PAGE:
Hacking at Random
Hacking happens

Ilja Gerhardt
Vadim Makarov
Day Friday - 2009-08-14
Room Monty Hall
Start time 20:00
Duration 01:00
ID 168
Event type Lecture
Track Dealing with data (DD)
Language used for presentation English

How we eavesdropped 100% of a quantum cryptographic key

Quantum cryptography, as being based on the laws of physics, was claimed to be much more secure than all classical cryptography schemes. (Un)fortunately physical hardware is not beyond of an evil control: We present a successful attack of an existing quantum key distribution system exploiting a photon detector vulnerability which is probably present in all existing devices. Without Alice and Bob losing their faith in their secure communication, we recorded 100% of the supposedly secret key.

The actual eavesdropping hardware we have built will be shown during the conference.

A brief intro into quantum cryptography will be given at the beginning of the talk. Then, Vadim Makarov will explain the above attack. At the end of the talk, Ilja Gerhardt will (hopefully) present another application of the discovered detector vulnerability, which shall remain a surprise :)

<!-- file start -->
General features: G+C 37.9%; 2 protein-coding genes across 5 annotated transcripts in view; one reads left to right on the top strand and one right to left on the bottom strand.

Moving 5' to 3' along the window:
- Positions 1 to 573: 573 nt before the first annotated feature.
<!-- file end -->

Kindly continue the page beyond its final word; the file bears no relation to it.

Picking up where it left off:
Single photon detectors based on passively quenched avalanche photodiodes are used in a number of quantum key distribution experiments. A vulnerability has been found in which these detectors can be temporarily blinded and then forced to produce a click [1]. An attack exploiting this vulnerability against a free-space polarization based quantum cryptosystem [2,3] is feasible. By controlling the polarization of a bright beam the eavesdropper Eve can force any detector of her choice to fire in the legitimate receiver Bob, such that she gets a full control of it without introducing additional errors. This allows Eve to run an intercept-resend attack without getting caught, and obtain a full copy of the transmitted secret key. We have fully demonstrated this attack under realistic conditions on an installed fiber optic quantum key distribution system. The system uses polarization encoding over 290 m of optical fiber spanning four buildings. A complete eavesdropper has been built, inserted at a mid-way point in the fiber line, and 100% of the secret key information has been recorded. Under attack, no significant changes in the system operating parameters have been observed by the legitimate users, which have happily continued to generate their 'secret' key.

[1] V. Makarov, New J. Phys. 11, 065003 (2009). [2] I. Marcikic, A. Lamas-Linares, C. Kurtsiefer, Appl. Phys. Lett. 89, 101122 (2006). [3] M. P. Peloso et al., New J. Phys. 11, 045007 (2009).